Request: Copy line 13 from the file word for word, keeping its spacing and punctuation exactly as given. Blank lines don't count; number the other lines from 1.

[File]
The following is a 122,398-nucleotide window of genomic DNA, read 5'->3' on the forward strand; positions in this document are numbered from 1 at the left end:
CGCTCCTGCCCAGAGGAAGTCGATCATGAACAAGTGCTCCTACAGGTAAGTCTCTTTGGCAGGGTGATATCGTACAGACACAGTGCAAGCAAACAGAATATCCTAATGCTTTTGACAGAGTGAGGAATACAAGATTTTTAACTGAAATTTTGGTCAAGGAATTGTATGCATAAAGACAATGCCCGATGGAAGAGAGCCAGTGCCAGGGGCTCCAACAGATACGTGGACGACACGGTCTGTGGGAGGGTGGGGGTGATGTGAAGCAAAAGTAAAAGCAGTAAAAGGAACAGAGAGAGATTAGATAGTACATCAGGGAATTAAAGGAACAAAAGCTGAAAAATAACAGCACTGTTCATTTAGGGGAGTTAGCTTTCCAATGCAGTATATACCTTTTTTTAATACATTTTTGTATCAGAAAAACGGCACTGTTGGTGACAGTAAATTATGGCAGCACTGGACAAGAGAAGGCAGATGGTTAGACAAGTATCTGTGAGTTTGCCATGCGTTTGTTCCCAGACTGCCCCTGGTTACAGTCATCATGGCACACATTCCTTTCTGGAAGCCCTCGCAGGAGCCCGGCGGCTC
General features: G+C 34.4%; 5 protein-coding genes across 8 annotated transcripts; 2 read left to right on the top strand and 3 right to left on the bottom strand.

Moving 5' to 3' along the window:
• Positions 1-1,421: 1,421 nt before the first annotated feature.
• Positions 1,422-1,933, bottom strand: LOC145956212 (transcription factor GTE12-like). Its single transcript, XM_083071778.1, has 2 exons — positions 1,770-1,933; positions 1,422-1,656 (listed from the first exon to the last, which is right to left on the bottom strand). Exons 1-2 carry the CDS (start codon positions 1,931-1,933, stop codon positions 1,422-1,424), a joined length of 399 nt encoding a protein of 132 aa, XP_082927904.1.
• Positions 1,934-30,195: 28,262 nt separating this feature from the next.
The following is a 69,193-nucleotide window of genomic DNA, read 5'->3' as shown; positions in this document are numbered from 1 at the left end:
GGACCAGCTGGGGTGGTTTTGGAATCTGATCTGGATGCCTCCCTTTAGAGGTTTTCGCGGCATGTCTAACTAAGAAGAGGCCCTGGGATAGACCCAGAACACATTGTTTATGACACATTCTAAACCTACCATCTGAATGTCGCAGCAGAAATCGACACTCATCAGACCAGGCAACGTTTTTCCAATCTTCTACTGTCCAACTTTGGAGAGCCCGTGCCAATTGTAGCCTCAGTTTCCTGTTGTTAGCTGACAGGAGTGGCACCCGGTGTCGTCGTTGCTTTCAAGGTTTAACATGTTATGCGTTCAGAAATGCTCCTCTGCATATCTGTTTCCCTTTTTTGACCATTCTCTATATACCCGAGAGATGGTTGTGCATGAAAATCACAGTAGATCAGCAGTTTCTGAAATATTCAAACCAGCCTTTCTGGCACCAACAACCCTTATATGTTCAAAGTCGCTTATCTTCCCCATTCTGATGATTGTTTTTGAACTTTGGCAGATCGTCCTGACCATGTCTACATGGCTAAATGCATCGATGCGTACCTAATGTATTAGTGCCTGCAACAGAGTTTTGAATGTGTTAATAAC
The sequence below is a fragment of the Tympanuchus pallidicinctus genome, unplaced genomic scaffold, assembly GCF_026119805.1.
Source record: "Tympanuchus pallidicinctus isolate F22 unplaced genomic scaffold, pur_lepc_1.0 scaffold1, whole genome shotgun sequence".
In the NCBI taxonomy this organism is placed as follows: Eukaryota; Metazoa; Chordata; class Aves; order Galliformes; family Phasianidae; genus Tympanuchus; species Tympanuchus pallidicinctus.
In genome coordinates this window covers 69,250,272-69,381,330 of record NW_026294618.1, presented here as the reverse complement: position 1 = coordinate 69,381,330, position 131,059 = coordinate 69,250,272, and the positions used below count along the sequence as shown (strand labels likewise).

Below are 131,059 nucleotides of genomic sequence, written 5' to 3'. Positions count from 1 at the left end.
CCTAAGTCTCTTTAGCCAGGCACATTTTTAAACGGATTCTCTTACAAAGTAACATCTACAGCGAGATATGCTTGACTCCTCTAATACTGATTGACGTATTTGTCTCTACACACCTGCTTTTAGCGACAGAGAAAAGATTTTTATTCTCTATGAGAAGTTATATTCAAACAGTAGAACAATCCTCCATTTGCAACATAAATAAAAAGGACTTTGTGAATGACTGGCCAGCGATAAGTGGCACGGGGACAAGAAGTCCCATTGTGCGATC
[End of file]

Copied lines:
In genome coordinates this window covers 69,250,272-69,381,330 of record NW_026294618.1, presented here as the reverse complement: position 1 = coordinate 69,381,330, position 131,059 = coordinate 69,250,272, and the positions used below count along the sequence as shown (strand labels likewise).